BASRA/IRBIL, Iraq: Protesters stormed the Iranian consulate in Iraq’s southern city of Basra Friday, turning their wrath on Iraq’s powerful neighbor after five days of deadly demonstrations in which government buildings have been ransacked and torched.
Demonstrators broke in and began damaging the offices, shouting condemnation of what many Iraqis perceive as Iran’s sway over Iraq’s political parties. They also set a fire inside the consulate. Security sources said the building was empty when the crowd burst in.
Russian oil company Lukoil said protesters entered its water treatment facility linked to the West Qurna 2 field and held two employees.
Local security and health sources said one protester had died and 11 were wounded Friday.
Iraqi security officials later announced a citywide curfew just before 9 p.m. local time, a statement from Basra Operations Command said. “Security forces will arrest anyone present in the street,” the statement said. The storming came hours after Iraq’s most revered Shiite preacher called for a political shakeup in Baghdad and a halt to violence against the protesters. Ayatollah Ali Sistani placed blame for the unrest with political leaders and said a new government should be formed, “different from its predecessors.”
At least 11 protesters have died, mostly in clashes with the security forces, since Monday in Basra, a city of 2 million people. Residents say they have been driven to the streets by corruption and misrule that allowed infrastructure to collapse, leaving no power or safe drinking water in the heat of summer.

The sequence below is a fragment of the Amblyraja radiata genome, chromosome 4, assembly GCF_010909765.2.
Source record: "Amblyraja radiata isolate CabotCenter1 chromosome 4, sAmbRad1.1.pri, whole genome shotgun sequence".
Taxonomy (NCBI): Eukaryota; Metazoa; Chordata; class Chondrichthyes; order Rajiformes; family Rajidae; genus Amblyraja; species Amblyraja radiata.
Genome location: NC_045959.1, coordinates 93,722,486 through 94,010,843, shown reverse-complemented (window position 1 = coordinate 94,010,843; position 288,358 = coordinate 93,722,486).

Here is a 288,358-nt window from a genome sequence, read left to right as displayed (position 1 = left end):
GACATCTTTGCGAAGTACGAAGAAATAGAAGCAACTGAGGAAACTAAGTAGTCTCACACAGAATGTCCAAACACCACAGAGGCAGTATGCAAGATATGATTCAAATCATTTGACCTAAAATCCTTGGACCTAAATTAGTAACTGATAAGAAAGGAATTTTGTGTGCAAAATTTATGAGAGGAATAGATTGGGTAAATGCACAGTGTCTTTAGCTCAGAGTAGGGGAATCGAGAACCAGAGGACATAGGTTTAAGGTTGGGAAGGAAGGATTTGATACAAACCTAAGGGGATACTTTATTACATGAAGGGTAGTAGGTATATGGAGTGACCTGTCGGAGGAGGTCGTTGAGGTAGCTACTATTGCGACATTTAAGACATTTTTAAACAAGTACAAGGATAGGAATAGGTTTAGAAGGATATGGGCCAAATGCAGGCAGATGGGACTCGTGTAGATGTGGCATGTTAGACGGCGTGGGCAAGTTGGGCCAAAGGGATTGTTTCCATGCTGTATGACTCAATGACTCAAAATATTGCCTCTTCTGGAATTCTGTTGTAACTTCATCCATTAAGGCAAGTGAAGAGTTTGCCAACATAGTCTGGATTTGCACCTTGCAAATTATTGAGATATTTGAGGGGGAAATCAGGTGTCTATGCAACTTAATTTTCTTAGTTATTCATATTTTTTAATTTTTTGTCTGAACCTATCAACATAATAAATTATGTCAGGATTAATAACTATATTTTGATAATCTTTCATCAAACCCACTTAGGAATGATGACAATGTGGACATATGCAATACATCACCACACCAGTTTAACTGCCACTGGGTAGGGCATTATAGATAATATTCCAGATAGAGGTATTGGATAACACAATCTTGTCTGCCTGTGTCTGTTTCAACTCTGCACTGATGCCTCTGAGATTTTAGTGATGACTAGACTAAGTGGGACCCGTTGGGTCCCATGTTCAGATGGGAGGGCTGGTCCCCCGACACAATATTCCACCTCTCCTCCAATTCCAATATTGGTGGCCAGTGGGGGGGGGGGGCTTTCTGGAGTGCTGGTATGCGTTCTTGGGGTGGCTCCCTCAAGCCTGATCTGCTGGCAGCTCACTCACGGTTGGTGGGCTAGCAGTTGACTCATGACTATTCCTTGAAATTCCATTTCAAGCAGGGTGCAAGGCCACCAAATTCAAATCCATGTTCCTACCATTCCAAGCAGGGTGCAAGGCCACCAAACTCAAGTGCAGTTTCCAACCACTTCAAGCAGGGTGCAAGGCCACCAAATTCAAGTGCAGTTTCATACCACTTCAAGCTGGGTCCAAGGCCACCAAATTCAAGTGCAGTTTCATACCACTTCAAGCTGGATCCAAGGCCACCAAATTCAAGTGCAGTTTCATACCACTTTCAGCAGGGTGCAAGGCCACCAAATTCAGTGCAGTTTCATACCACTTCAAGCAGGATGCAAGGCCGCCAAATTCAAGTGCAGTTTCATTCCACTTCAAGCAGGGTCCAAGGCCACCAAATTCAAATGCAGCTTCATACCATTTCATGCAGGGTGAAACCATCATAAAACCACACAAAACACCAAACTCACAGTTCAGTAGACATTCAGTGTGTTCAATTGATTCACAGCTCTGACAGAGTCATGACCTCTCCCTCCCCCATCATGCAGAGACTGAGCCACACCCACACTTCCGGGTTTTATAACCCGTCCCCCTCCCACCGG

The unrest could have deeper implications for a country that imports most of its food. Since Thursday protesters have shut Iraq’s only major sea port at Umm Qasr, 60 kilometers south of Basra. It remained shut Friday, local officials and security sources said, although oil exports, carried out from offshore platforms, have not been affected. Smaller protests in solidarity with Basra took place in several other cities including Karbala and Baghdad.
Prime Minister Haider al-Abadi’s national security council met Friday and said it was investigating casualties at the protests. Abadi, under pressure to promise more money to fix Basra’s public services, said funds that had previously been allocated would be released.
More than 2,000 people, including many women, gathered in Basra Friday afternoon, to mourn a protester who died from burns during the torching of the provincial government headquarters overnight.
The unrest has thrust Iraq into a major new crisis at a time when politicians still have yet to agree a new government after an inconclusive election in May. Parliament’s interim leader summoned lawmakers to an emergency session Saturday to discuss the unrest.
Moqtada al-Sadr, a populist Shiite preacher whose electoral bloc came first in May’s election, said on Twitter that Prime Minister Haidar al-Abadi must release more funds for Basra. Sadr, the former leader of an anti-American Shiite sectarian militia who has reinvented himself as an anti-corruption campaigner, has allied himself with Abadi.
Their alliance is competing to form a government against a rival bloc backed by Abadi’s predecessor Nouri al-Maliki and the leader of an Iran-backed Shiite armed group, Hadi al-Amiri. Amiri called on Abadi to resign over the crisis Friday.